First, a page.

OKANOGAN – Although it still needs to be redrafted, representatives from Oroville and the Okanogan County Commissioners came to an understanding on several points regarding the county’s Eastlake Sewer System.
While Oroville operates the system, which utilizes the city’s wastewater treatment facility, the project was built by the county using a low interest state Public Works Trust Fund loan. The lions share of paying back the loan is still the responsibility of the county, except for about 27.2 percent which the city used to make improvements to its existing system in order to handle the increased capacity of the project, now and into the future. As the areas north of the city limits annex into the city, the responsibility for those parts of the system then become Oroville’s and will be paid through connection fees, similar to what the county is doing now.
The county and Oroville have been working on resolving some conflicts in a resolution the county was working on regarding the assumption of ownership of the system, according to Kathy Jones, Oroville City Clerk. Jones attended the meeting in the commissioners’ hearing room along with Mayor Chuck Spieth, Rod Noel, head of Public Works and Chris Branch, Director of Community Development. The county was represented by Commissioners Jim Detro, Ray Campbell and Sheila Kennedy, as well as Perry Huston, head of the Planning Department.
“One of the first conflicts involved sewer connection policy. We wanted to make sure that we had some input if the county was thinking of granting a waiver to anyone who didn’t connect to the sewer,” said Jones.
“We have adopted a policy where if you get water (from the city’s water system), you get sewer. We want to be all on one page,” said Jones.
She envisions a scenario where the county might grant a waiver based on a failing septic system on a property that could not get to the sewer system or where the property was miles from the nearest connection and it would be cost prohibitive.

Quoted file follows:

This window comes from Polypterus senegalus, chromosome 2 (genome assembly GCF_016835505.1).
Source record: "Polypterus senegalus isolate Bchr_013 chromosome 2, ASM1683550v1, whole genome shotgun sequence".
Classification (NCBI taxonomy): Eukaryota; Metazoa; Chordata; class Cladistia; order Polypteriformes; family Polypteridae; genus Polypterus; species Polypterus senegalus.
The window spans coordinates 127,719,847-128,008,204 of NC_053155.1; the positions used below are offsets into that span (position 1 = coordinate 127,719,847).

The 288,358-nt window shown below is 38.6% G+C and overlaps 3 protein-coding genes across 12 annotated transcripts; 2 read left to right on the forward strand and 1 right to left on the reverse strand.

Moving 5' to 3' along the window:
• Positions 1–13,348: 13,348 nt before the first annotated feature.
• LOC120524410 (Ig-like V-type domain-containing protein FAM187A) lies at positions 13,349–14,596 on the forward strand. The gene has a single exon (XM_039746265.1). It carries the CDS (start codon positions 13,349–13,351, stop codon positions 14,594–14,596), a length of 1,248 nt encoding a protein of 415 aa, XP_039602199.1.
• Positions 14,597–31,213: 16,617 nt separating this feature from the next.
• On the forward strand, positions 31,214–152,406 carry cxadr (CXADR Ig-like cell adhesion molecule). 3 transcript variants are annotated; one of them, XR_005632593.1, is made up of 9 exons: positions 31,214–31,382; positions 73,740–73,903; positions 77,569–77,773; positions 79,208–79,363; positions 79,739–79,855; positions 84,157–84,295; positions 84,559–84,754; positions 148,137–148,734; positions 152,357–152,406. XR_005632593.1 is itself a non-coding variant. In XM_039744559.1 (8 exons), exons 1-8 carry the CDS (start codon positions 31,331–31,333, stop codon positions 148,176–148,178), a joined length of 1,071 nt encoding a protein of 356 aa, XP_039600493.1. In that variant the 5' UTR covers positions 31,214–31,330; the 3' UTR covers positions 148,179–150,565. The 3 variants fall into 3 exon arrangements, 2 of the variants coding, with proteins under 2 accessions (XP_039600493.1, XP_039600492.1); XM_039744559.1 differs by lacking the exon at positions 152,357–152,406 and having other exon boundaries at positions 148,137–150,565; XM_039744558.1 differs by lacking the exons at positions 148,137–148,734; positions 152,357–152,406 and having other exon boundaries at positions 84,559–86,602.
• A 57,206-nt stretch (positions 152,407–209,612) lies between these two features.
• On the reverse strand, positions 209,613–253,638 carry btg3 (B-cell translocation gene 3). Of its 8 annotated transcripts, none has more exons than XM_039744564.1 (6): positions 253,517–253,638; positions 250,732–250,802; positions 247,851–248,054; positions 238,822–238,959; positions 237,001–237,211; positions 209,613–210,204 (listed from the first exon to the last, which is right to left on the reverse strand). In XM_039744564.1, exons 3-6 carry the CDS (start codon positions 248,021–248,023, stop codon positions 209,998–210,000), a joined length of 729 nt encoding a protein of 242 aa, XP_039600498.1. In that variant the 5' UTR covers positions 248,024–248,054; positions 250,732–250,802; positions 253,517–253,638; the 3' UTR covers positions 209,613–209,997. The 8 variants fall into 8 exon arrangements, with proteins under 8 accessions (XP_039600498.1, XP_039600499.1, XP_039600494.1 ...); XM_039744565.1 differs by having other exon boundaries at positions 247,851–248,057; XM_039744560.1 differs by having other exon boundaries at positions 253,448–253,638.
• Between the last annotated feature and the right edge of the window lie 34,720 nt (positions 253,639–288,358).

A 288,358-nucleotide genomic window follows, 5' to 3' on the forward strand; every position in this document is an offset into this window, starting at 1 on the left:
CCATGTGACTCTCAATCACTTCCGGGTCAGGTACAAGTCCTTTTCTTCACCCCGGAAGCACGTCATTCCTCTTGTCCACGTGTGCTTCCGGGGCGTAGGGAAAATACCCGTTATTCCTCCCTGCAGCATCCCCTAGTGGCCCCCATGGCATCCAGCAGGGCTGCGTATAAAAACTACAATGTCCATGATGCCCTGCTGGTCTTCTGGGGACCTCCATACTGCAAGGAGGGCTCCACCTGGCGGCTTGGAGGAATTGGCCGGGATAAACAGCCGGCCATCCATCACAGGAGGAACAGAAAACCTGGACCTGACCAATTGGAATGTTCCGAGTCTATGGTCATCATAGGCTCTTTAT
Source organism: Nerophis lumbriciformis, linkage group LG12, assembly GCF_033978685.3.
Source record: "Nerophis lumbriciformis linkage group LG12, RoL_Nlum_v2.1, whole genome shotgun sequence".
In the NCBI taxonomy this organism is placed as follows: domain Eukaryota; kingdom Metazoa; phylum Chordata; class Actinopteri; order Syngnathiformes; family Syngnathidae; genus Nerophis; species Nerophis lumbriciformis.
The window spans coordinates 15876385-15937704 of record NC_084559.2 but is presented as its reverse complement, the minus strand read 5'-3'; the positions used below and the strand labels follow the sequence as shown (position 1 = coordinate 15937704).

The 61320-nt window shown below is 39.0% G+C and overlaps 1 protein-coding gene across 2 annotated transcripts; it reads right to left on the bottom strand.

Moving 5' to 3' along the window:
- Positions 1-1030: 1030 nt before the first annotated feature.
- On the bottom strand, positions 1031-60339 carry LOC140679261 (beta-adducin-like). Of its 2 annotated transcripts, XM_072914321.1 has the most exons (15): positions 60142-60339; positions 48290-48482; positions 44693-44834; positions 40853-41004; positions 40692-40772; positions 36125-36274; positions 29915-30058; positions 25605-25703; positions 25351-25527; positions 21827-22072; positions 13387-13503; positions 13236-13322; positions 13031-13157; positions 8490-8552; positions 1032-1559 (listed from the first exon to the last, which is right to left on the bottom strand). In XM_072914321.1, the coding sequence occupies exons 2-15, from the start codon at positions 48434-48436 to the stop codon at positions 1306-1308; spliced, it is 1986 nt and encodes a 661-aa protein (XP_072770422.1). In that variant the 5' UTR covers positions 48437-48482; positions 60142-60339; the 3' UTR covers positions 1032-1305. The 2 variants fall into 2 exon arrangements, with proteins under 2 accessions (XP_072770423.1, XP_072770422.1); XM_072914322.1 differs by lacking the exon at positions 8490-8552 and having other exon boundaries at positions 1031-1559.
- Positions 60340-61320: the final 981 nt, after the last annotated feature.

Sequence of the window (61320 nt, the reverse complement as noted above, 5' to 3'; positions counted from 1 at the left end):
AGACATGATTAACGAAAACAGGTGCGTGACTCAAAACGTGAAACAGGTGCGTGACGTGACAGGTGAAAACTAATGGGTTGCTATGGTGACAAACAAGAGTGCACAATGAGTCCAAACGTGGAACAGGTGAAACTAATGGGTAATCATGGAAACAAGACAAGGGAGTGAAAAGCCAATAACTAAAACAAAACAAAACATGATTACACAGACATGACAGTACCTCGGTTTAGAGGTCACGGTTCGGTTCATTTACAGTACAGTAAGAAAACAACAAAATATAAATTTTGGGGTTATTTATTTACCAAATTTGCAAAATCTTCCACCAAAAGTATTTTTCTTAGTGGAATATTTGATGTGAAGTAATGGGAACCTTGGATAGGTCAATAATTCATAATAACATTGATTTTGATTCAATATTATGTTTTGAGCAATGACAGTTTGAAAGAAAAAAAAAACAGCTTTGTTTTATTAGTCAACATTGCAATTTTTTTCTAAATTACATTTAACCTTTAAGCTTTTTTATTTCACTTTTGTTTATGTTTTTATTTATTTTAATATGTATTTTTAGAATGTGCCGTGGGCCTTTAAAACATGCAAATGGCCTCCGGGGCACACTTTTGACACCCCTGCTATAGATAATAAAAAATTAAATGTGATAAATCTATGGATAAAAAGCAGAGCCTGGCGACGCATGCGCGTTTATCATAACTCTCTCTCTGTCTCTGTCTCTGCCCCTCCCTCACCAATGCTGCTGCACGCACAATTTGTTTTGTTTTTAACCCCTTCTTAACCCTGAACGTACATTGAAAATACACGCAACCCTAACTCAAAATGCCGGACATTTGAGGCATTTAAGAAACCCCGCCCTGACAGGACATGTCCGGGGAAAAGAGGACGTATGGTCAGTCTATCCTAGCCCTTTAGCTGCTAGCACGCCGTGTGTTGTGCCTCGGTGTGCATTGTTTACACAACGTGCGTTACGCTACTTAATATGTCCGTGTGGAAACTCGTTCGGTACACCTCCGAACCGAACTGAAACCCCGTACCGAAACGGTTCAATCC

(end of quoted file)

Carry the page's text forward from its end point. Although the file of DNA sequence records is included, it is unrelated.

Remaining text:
“We just want to be involved in those decisions,” she said.
The second issue had to do with how the county and city differed in the way they divided up the system. The city uses a south, central, north division, starting from the Cherry Street Bridge. The county divided up the system going east and west depending on what side of Eastlake Road the property fell on.
The city prefers the south, central, north division because the further north you live the more it should cost because of the length of pipe required to get to the Oroville system and the number of lift stations needed, according to Jones.
“After they heard our reasons they were very supportive,” said Jones.
The third issue involved the PWTF loan repayment. The county has re-amortized from a 20-year payback to a 30-year payback. The city asked that they be included in the 30-year term as well in repaying their percentage of the loan.
This too met with the commissioners’ approval after the city reassured the county they would not oppose an assessment on property owners if the rate of connection was not keeping up with the loan payments, according to Jones.
“This was just a discussion, nothing the final draft of the agreement has not been drawn up. Overall I felt it was very positive meeting on these and other issues regarding the Eastlake system,” said Jones.
At Monday’s meeting Commissioner Detro indicated he wanted to make sure the county charge a fee that would allow them to have a “viable product.”
“What’s the cost to the county to hook up…. do we have to pay to extend the line,” asked Commissioner Campbell.
“The developer in most cases is required to pay for the development costs up front,” said Branch. “If they can they do recovery through a late-comers agreement.”
“So collection of our fee is just to pay our debt?” asked Commissioner Kennedy.
“That’s right,” responded Huston.
“Oroville’s fee is to pay for the system from the Cherry Street Bridge on. The county fee is not paid by those who live in the city,” said Noel.
“Those people have been in the city’s system for a long time and have bourn the brunt of it’s development over the years,” added Branch.